Is It Possible to Unsubscribe from Democracy for America’s List?

I have been trying almost a year to get off the Democracy for America spam list. I call it spam, as only the fact that Democracy for America is not a corporation prevents Tom Hughes from being thrown in federal prison for his tactics.

To date, I have tried:

  1. Using the unsubscribe form linked to in the e-mails, multiple times.
  2. Replying to the e-mail.
  3. Using the general contact form on the Web site.
  4. Calling the hucksters on the phone and politely demanding to be taken off. An exploited member of the underclass working for slave wages assured me I’d be taken off. This was weeks ago. Update: They are no longer exploiting wage-slaves, as they have stopped answering their phones–the hallmark of a transparent, democractic, and open organization. You now must know an extension or a name to contact anyone there. I may have to try Tom Hughes.

At the moment Tom Hughes is criticizing Tom DeLay–for ethics violations. Tom (Hughes), how ethical is it to fake an unsubscribe form? This puts you in the ethical companionship of pyramid-schemers, fake penis-enlargement pill-pushers, misogynistic porn peddlers, and Nigerian scammers.

Tom Hughes, consider cleaning up your own house before you criticize anybody else.

Now there’s something I haven’t tried–maybe this is a way to solicit a bribe a la his brother-in-ethics, Tom DeLay.

As a guy who writes Web applications like this for a living, I can tell you–it is not hard after NINE MONTHS to find and fix a problem with an application that takes an e-mail, matches it in the database, and removes it. It’s a trivial problem, even if you want to put in fancy features, like preventing someone from unsubscribing masses of e-mails maliciously or finding close matches of e-mails provided you. IT IS NOT HARD, so I can only conclude that Democracy for America is beyond incompetent and is now actively fraudulent.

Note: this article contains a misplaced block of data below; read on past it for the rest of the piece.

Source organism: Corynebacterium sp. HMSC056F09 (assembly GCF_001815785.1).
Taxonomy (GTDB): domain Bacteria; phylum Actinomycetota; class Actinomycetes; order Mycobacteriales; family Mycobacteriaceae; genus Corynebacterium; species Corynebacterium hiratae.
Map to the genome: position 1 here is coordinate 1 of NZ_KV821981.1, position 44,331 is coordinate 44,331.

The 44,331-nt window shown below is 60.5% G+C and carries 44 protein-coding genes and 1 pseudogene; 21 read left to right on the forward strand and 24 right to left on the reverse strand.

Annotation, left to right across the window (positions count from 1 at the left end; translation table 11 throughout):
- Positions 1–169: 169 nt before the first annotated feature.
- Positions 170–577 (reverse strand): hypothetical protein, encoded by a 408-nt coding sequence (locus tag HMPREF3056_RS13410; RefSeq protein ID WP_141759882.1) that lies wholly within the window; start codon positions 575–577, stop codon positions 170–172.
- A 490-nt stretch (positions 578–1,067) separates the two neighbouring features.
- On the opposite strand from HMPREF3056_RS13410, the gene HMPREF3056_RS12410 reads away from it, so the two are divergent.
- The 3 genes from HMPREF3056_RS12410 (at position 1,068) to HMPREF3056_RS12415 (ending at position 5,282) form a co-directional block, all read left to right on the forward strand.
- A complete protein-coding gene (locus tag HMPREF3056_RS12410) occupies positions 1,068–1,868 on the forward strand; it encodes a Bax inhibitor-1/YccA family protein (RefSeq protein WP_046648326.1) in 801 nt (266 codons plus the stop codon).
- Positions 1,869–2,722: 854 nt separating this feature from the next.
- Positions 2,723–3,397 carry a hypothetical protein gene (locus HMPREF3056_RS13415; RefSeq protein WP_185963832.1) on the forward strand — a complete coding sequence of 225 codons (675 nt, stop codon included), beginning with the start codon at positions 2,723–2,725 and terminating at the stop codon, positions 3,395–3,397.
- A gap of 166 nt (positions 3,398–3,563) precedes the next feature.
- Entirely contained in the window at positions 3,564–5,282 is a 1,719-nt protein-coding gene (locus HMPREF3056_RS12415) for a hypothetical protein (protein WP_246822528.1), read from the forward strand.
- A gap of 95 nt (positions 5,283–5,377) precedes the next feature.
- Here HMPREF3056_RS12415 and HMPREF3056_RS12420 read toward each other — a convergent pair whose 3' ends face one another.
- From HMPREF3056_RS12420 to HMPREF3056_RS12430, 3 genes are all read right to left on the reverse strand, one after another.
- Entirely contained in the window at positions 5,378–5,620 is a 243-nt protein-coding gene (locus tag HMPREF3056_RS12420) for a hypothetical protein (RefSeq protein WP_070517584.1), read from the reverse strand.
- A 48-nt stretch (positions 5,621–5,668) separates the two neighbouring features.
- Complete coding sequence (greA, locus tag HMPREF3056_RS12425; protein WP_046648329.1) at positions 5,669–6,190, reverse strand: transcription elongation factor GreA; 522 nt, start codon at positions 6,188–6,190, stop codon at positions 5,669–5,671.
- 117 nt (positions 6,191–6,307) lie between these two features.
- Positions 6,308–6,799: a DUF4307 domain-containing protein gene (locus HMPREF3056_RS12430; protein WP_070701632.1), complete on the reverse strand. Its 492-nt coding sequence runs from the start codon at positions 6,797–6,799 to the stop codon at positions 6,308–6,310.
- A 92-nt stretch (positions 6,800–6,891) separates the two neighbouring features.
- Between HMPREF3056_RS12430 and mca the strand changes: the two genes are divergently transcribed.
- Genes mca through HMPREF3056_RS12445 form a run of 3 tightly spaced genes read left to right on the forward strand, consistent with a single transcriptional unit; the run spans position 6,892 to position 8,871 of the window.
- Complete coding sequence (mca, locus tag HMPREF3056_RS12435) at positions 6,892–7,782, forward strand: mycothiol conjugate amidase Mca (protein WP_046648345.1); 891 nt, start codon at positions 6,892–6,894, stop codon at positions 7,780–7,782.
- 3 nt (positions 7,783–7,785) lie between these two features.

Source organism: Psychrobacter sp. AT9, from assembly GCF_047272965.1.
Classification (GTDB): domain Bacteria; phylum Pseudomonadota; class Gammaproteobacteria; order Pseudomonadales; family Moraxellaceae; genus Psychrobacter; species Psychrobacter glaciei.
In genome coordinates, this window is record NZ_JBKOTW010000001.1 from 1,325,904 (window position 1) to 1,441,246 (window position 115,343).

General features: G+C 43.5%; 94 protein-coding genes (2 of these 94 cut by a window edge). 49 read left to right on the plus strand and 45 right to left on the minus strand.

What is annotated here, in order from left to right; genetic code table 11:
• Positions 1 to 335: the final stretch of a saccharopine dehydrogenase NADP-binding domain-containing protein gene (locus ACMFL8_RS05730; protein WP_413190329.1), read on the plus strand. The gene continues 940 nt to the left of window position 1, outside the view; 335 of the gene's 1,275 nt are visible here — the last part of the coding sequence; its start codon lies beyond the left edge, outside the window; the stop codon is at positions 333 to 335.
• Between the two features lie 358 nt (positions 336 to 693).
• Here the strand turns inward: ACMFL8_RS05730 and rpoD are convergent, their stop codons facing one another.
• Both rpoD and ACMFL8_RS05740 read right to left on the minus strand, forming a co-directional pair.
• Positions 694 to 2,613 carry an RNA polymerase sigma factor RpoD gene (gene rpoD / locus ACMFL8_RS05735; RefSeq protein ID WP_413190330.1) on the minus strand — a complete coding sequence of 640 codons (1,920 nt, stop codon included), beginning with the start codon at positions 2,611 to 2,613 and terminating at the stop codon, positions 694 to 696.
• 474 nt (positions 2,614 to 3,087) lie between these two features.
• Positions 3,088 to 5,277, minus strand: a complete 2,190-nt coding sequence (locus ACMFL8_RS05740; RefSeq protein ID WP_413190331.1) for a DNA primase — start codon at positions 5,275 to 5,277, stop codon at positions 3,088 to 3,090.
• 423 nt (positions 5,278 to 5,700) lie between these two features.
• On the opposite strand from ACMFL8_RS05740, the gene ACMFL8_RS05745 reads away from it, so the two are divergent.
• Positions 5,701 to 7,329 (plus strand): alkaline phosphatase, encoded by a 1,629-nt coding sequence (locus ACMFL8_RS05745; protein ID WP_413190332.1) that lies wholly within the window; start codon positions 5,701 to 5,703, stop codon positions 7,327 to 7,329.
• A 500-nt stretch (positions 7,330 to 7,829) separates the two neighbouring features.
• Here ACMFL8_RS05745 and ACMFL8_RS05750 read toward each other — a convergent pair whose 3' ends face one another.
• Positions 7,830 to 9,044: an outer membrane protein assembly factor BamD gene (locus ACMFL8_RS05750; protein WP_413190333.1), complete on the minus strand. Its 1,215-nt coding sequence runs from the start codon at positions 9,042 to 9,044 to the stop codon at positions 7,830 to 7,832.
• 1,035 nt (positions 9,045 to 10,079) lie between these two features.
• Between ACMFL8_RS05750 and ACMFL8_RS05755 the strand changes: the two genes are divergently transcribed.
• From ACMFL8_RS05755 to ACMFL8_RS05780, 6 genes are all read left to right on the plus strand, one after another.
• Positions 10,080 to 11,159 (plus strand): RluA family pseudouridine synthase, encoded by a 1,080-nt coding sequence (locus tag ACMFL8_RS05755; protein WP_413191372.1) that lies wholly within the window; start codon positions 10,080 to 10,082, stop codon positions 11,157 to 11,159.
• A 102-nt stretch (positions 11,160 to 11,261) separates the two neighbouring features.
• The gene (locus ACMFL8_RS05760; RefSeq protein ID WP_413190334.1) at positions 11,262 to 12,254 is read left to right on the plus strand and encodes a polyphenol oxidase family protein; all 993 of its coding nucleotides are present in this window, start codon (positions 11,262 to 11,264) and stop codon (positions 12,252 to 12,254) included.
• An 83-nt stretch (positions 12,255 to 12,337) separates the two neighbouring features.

Maybe I should take up a collection to put up some billboards in Vermont.

Tom Hughes, you owe me and the public an apology.

Update, continued. It seems that organizations with the initials DFA have a history of spamming and not being open and honest about their setup or whom is to blame for the practices they use. So this behavior is fairly typical.

And slimy.

2 thoughts on “Is It Possible to Unsubscribe from Democracy for America’s List?

  1. Hi Sandy,

    I’m sorry for your continuing frustration. We found that a field in our database wasn’t being set correctly by a vendor — leading to a group of people never being marked as unsubscribed.

    We’ve fixed the problem, and are now ensuring those people are taken off the list. If you email me at address above, I’ll manually check your address.

    (By the way, we’re still answering the phones, the phone tree picks up when our front office volunteers are on another call.)

    Tara, DFA


  2. Tara,

    Thanks for your personal offer of assistance, but as an organization: not good enough. I could have told you (and in fact in several e-mails did tell your organization) that your script wasn’t updating your database. I told you this months and months ago.

    So why should I believe you now that it really works after all this time, especially given DFA’s history?

    Let’s see a little transparency. Who is the vendor? I am frequently asked to recommend broadcast e-mail solutions, and I am certain you wouldn’t want to help out an incompetent vendor by covering up for their failures on such a basic part of e-mail list management.

    I also called your offices and left my name and number in addition to my e-mail address. How come you never input the list your not-even-living-wage-volunteers were compiling into a simple delete statement?

    It’s really trivially simple. You can even do it on Microsoft products. Even corporations can do it. In fact, I have a better track record with soulless corporations than I do with Dean/Democracy for America.

    So let’s have the name of the vendor and a post on your blog letting people know there was an error, apologizing, and inviting them to unsubscribe.

    That would go a long way to separating yourselves from commercial spammers in my book.


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